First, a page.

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    Democratic U.S. presidential candidate Hillary Clinton walks to the podium to address the Planned Parenthood Action Fund in Washington, U.S., June 10, 2016

    Trump's No Fool: Hillary's American Empire is the Real Danger

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    Hillary Clinton likes to blast Donald Trump's foreign policy, but his ideas actually make more sense, Ivan Eland wrote in US magazine National Interest.

    Hillary Clinton says that Donald Trump "will take our country down a truly dangerous path" if elected president but her own belligerence belies her claim and in fact a Clinton presidency would make America a less safe place, Ivan Eland wrote in National Interest on Friday.

    Earlier this month Hilary Clinton made a major foreign policy address in which she criticized Trump's statement in April that Japan and South Korea should have their own nuclear armaments rather relying on the US because it is costing too much money.

    "I would rather have them not arm, but I'm not going to continue to lose this tremendous amount of money. And frankly, the case could be made that let them protect themselves against North Korea. They'd probably wipe them out pretty quick," Trump said.

    "If they fight, you know what, that'd be a terrible thing. Terrible…. But if they do, they do."

    In response, Hillary Clinton said that Trump is "not someone who should ever have the nuclear codes – because it's not hard to imagine Donald Trump leading us into a war just because somebody got under his very thin skin."

    In the National Interest, Eland points out that despite criticism from Clinton, Japan and South Korea, Trump's foreign policy idea actually makes more sense.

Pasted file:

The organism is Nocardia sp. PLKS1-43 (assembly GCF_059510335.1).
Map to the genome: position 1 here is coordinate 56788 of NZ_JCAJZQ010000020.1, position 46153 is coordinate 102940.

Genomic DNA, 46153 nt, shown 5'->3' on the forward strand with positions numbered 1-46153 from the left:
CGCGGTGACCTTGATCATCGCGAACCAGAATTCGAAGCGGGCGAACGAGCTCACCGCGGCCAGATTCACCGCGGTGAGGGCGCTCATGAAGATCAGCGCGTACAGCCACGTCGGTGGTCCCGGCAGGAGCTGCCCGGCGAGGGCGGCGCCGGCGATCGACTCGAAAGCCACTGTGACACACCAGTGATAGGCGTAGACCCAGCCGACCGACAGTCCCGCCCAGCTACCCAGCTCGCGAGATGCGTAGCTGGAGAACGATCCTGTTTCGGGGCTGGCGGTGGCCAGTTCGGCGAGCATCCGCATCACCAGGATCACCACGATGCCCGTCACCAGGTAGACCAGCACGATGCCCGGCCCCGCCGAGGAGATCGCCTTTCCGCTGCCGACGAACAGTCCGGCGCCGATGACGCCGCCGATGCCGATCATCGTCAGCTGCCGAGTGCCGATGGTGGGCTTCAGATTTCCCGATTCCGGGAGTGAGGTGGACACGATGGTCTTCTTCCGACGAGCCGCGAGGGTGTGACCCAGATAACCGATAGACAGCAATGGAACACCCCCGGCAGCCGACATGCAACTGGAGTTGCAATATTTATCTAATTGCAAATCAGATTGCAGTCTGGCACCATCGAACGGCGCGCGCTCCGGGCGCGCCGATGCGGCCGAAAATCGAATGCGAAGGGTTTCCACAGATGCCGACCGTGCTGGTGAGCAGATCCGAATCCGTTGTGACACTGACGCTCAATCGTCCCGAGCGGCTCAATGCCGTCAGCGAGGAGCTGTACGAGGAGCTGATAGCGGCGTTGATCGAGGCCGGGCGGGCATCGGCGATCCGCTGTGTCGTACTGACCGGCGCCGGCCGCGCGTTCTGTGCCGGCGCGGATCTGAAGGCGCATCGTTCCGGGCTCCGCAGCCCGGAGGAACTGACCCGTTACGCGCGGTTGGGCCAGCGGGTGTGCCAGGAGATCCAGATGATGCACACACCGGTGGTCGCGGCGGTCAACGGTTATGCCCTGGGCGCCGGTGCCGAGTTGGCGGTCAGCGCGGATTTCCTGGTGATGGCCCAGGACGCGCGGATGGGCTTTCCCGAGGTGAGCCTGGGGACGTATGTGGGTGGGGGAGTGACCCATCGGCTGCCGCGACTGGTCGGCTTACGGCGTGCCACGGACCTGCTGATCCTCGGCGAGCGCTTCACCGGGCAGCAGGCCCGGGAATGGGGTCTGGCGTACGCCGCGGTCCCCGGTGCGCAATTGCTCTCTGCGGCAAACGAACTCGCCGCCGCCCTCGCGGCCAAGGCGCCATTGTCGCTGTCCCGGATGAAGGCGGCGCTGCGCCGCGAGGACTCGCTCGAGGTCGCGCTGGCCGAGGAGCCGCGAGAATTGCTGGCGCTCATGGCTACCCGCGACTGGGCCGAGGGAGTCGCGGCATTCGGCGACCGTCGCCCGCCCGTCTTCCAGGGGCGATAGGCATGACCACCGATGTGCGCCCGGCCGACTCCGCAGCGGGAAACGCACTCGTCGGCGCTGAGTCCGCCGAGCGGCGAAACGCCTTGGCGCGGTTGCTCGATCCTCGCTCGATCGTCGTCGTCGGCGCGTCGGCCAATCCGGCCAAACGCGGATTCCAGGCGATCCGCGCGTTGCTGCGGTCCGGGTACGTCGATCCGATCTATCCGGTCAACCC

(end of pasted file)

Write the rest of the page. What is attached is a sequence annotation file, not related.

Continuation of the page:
"Clinton and much of the US foreign policy elite, Republican and Democrat alike, obsess about Trump saying what should be obvious. It would not be a catastrophe if Japan and South Korea—stable, democratic societies and good world citizens—were able to deter aggression, if need be, even with nuclear weapons."

    Eland wrote that the US' "essentially irrational policy" of mutual defense makes even less sense now than it did during the Cold War, because there is no plausible scenario by which these US allies would be called on to defend the US.

    "Donald Trump is wise to question the United States' outdated, inflexible and costly commitment to protect large numbers of nations around the world," especially since the US now has a $19 trillion national debt.

    "Such formal and informal alliances are the core of an overextended American foreign policy that requires having hundreds of US military bases overseas and conducting countless—now seemingly perpetual—military campaigns, such as the wars Clinton supported in the Balkans, Iraq and Libya, to support this informal American Empire," Eland wrote.

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    foreign policy, nuclear war, Hillary Clinton, Donald Trump, Asia-Pacific, United States
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